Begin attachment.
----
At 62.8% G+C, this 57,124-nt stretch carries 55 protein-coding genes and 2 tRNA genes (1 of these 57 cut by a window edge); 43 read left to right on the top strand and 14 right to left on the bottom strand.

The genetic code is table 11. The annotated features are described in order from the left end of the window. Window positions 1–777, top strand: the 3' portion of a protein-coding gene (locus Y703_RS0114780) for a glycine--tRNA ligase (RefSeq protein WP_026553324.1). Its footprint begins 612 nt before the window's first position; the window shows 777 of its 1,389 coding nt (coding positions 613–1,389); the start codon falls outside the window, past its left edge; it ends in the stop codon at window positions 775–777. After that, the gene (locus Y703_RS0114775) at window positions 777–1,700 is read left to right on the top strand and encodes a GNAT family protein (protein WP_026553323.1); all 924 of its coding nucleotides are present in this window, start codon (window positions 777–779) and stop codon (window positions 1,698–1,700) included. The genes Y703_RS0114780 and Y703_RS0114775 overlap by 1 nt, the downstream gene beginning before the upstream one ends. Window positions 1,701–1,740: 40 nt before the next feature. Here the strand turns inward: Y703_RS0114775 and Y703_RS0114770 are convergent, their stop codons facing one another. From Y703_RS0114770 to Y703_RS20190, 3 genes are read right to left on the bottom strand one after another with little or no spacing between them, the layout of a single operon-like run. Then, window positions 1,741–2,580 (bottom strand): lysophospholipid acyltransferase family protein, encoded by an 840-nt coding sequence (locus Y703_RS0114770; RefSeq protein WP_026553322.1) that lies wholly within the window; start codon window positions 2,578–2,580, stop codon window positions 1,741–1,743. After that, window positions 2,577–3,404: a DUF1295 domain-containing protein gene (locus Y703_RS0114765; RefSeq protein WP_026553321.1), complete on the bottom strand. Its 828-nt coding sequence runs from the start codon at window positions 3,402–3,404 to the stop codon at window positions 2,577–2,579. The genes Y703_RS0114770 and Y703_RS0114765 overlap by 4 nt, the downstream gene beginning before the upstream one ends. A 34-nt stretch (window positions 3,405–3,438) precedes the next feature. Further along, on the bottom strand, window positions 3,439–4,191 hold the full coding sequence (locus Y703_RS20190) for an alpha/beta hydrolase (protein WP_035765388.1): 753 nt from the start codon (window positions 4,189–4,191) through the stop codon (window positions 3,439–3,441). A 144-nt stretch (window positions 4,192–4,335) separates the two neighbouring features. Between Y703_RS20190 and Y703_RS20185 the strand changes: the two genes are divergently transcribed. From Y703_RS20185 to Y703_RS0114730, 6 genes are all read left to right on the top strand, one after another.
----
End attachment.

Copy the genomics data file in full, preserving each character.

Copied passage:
At 62.8% G+C, this 57,124-nt stretch carries 55 protein-coding genes and 2 tRNA genes (1 of these 57 cut by a window edge); 43 read left to right on the top strand and 14 right to left on the bottom strand.

The genetic code is table 11. The annotated features are described in order from the left end of the window. Window positions 1–777, top strand: the 3' portion of a protein-coding gene (locus Y703_RS0114780) for a glycine--tRNA ligase (RefSeq protein WP_026553324.1). Its footprint begins 612 nt before the window's first position; the window shows 777 of its 1,389 coding nt (coding positions 613–1,389); the start codon falls outside the window, past its left edge; it ends in the stop codon at window positions 775–777. After that, the gene (locus Y703_RS0114775) at window positions 777–1,700 is read left to right on the top strand and encodes a GNAT family protein (protein WP_026553323.1); all 924 of its coding nucleotides are present in this window, start codon (window positions 777–779) and stop codon (window positions 1,698–1,700) included. The genes Y703_RS0114780 and Y703_RS0114775 overlap by 1 nt, the downstream gene beginning before the upstream one ends. Window positions 1,701–1,740: 40 nt before the next feature. Here the strand turns inward: Y703_RS0114775 and Y703_RS0114770 are convergent, their stop codons facing one another. From Y703_RS0114770 to Y703_RS20190, 3 genes are read right to left on the bottom strand one after another with little or no spacing between them, the layout of a single operon-like run. Then, window positions 1,741–2,580 (bottom strand): lysophospholipid acyltransferase family protein, encoded by an 840-nt coding sequence (locus Y703_RS0114770; RefSeq protein WP_026553322.1) that lies wholly within the window; start codon window positions 2,578–2,580, stop codon window positions 1,741–1,743. After that, window positions 2,577–3,404: a DUF1295 domain-containing protein gene (locus Y703_RS0114765; RefSeq protein WP_026553321.1), complete on the bottom strand. Its 828-nt coding sequence runs from the start codon at window positions 3,402–3,404 to the stop codon at window positions 2,577–2,579. The genes Y703_RS0114770 and Y703_RS0114765 overlap by 4 nt, the downstream gene beginning before the upstream one ends. A 34-nt stretch (window positions 3,405–3,438) precedes the next feature. Further along, on the bottom strand, window positions 3,439–4,191 hold the full coding sequence (locus Y703_RS20190) for an alpha/beta hydrolase (protein WP_035765388.1): 753 nt from the start codon (window positions 4,189–4,191) through the stop codon (window positions 3,439–3,441). A 144-nt stretch (window positions 4,192–4,335) separates the two neighbouring features. Between Y703_RS20190 and Y703_RS20185 the strand changes: the two genes are divergently transcribed. From Y703_RS20185 to Y703_RS0114730, 6 genes are all read left to right on the top strand, one after another.